Tom and Vera
A debt-ridden middle-aged Irish couple plot to rob a bank in Desperate Optimists’ financial crisis revenge fantasy
Samuel Beckett Theatre
A frustrated, debt-ridden, middle-aged Irish couple plot to rob a bank. It’s a premise worthy of a comic caper movie, but this torpid new piece from Desperate Optimists really wonders whether two ordinary lives facing a distressingly common crisis might aspire to the condition of a genre piece, myth, melodrama or opera, without ever deciding on any of them.
The lights rise as slow as daybreak over a patch of woodland while the overture to Wagner’s Tristan und Isolde gently surges. Designed by Dominique Brennan, the forest is both realistic in detail and contentedly fake in presentation; its trees are rooted in autumn, but the space is lined with the paraphernalia of a film set. A fox stands nearby, stiff as a museum exhibition.
This should all seem jarringly absurd, but the tone is established as one of grand solemnity. So much so, in fact, that when Alan Howley’s Tom and Caitríona Ní Mhurchú’s Vera arrive to engage in hackneyed plot devices (“Careful, it’s loaded,” Howley warns of an unearthed gun), or reel out exposition to the attentive Mr Fox (“We’ve lost our jobs, the house, our pensions”) or outline their plan of action with heavy metatheatrical reference to their “characters”, “rehearsal” and “the script”, it still asks to be taken seriously.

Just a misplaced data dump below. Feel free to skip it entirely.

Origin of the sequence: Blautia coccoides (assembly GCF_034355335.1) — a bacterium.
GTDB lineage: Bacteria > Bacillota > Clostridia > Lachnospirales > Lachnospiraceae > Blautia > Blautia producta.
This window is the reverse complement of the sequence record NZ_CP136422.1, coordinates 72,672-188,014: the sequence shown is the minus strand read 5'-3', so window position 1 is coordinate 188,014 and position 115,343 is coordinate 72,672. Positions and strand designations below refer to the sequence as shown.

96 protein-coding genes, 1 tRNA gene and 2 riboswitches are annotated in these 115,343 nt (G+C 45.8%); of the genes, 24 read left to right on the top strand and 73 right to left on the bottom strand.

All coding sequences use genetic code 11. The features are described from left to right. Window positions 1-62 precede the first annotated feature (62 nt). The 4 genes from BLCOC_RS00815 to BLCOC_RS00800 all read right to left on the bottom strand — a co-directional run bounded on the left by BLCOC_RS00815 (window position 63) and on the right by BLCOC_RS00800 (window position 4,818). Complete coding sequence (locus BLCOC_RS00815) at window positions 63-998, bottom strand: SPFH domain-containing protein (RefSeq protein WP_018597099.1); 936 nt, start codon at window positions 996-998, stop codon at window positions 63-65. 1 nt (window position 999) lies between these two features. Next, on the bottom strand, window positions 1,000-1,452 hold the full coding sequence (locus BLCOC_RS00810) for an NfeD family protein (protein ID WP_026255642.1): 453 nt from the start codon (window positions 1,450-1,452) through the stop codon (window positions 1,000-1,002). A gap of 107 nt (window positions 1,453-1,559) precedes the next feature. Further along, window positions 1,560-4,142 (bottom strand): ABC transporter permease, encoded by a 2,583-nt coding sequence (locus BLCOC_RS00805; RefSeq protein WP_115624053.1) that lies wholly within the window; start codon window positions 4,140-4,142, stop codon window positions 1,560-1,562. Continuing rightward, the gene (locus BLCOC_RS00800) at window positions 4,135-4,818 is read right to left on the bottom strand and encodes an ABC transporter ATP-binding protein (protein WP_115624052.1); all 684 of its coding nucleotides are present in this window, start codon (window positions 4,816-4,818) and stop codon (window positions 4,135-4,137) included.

Such financial crisis revenge fantasies may strike a chord with an audience, but given their prevalence in other media, it’s a minor chord: breaking mediocre. Both the dialogue and the heist plans are (deliberately) formulaic. Of their “characters”, 70-year-old versions of themselves in theatrical wigs, Ní Mhurchú insists, “They are the opposite of complacent.” That wishful thinking appears to be the social criticism of the production, co-written and co-directed by Joe Lawlor and Christine Molloy, who return to the Irish stage after a 12-year exile pursuing film and digital media in the UK. Finding neither a fresh approach towards the medium or the crisis, their only antidote is role-play.
With little else to offer in either analysis or action, Desperate Optimists lean on allusions to Tristan und Isolde – the threat of poison, the realm of daylight – and then, to signal unseen action, deliver the opera’s most famous aria, Liebestod, to shadow the inevitabilities of a heist-gone-wrong. The soprano, Janyce Condon, is terrific, but the show she visits is completely flat, never real enough to be tragic, warm enough to be romantic, deep enough to convey despair, nor witty enough to be any fun. Counting off references while waiting for something – anything – of consequence to happen, you realise, unhappily, that in their bungled pursuit of a “victimless crime”, Tom and Vera have taken us hostage.